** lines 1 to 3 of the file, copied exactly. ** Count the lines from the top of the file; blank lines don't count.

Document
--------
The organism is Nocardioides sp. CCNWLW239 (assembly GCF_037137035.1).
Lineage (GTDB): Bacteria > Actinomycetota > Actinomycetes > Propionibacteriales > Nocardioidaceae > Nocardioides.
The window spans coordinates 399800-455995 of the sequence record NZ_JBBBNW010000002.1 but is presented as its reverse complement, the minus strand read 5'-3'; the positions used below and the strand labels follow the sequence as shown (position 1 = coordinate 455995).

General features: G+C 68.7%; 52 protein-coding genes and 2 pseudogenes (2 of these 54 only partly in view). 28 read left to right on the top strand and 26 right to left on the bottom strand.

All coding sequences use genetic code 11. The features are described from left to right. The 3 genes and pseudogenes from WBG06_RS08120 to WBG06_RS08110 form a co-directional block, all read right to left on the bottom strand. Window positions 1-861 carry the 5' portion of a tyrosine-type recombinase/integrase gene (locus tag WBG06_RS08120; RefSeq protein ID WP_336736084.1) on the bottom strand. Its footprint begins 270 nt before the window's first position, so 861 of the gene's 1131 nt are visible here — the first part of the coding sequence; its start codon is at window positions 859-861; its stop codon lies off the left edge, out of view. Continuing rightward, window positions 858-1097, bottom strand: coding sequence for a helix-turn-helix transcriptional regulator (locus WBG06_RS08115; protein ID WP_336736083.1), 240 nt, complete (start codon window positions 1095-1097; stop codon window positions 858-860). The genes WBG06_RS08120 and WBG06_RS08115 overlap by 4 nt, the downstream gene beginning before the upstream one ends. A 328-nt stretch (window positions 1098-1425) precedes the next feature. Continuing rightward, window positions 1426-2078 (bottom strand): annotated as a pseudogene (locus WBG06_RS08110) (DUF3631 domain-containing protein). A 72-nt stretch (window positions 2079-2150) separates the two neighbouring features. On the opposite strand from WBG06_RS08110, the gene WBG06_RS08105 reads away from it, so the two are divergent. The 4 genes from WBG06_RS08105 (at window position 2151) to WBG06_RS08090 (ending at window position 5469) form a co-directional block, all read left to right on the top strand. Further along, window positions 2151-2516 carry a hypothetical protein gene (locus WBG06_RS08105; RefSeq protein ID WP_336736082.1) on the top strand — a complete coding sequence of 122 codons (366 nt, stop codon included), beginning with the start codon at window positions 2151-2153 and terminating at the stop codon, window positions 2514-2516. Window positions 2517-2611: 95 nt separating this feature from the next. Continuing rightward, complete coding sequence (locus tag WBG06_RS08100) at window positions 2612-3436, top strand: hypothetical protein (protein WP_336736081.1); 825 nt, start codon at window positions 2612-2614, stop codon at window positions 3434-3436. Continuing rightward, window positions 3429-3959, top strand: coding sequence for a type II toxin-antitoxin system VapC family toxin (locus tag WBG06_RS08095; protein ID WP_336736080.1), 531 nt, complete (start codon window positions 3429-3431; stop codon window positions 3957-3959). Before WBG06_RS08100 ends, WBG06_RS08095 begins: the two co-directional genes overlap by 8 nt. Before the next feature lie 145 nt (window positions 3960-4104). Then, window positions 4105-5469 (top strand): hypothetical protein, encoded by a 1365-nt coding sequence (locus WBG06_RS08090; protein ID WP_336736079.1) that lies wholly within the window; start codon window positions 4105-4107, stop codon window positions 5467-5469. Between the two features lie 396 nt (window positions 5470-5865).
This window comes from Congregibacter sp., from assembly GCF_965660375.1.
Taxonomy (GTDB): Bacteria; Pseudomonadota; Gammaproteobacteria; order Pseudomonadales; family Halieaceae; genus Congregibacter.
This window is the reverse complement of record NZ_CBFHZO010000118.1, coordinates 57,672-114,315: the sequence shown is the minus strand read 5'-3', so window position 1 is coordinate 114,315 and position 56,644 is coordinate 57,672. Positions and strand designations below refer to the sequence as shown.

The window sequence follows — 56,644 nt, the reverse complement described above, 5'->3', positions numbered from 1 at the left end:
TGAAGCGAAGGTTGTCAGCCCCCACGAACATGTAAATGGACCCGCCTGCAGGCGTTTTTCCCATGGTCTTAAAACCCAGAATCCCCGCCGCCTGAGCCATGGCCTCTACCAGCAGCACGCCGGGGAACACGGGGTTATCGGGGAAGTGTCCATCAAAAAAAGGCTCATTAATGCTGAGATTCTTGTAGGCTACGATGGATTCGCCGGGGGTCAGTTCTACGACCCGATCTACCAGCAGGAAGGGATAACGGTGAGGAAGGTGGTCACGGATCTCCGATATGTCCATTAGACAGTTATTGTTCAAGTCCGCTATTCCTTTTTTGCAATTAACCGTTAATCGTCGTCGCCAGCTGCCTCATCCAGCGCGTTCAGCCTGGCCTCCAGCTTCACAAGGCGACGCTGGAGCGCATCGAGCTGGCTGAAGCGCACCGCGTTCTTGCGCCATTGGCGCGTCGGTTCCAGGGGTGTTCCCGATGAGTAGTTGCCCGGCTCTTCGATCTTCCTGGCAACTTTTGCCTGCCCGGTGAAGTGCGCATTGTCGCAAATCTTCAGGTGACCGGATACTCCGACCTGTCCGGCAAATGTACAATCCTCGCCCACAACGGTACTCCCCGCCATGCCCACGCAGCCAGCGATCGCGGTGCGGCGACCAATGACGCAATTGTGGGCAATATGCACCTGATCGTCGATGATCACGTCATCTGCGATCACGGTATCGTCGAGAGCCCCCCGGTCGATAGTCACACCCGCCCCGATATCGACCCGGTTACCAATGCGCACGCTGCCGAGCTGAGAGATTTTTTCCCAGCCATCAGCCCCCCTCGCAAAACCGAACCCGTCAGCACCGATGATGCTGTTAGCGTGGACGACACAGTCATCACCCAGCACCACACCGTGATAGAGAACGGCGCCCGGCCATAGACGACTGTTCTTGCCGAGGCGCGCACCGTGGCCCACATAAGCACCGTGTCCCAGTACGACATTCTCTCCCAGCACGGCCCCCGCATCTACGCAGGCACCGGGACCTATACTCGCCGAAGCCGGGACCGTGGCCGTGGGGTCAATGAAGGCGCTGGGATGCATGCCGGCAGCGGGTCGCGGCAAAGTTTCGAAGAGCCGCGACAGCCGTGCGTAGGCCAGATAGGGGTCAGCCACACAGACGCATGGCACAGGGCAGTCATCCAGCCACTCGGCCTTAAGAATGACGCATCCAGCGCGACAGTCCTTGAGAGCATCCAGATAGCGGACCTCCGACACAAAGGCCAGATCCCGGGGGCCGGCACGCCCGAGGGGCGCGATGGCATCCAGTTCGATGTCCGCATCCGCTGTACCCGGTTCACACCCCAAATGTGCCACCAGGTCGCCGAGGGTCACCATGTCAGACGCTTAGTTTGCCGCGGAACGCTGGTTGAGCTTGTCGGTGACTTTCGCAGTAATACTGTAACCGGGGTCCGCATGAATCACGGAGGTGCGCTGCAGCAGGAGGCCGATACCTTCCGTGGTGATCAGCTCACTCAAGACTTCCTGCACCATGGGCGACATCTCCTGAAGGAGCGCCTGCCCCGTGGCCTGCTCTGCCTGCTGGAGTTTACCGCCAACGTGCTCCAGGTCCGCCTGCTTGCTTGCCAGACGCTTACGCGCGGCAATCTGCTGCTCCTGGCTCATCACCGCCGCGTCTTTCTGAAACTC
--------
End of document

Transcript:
The organism is Nocardioides sp. CCNWLW239 (assembly GCF_037137035.1).
Lineage (GTDB): Bacteria > Actinomycetota > Actinomycetes > Propionibacteriales > Nocardioidaceae > Nocardioides.
The window spans coordinates 399800-455995 of the sequence record NZ_JBBBNW010000002.1 but is presented as its reverse complement, the minus strand read 5'-3'; the positions used below and the strand labels follow the sequence as shown (position 1 = coordinate 455995).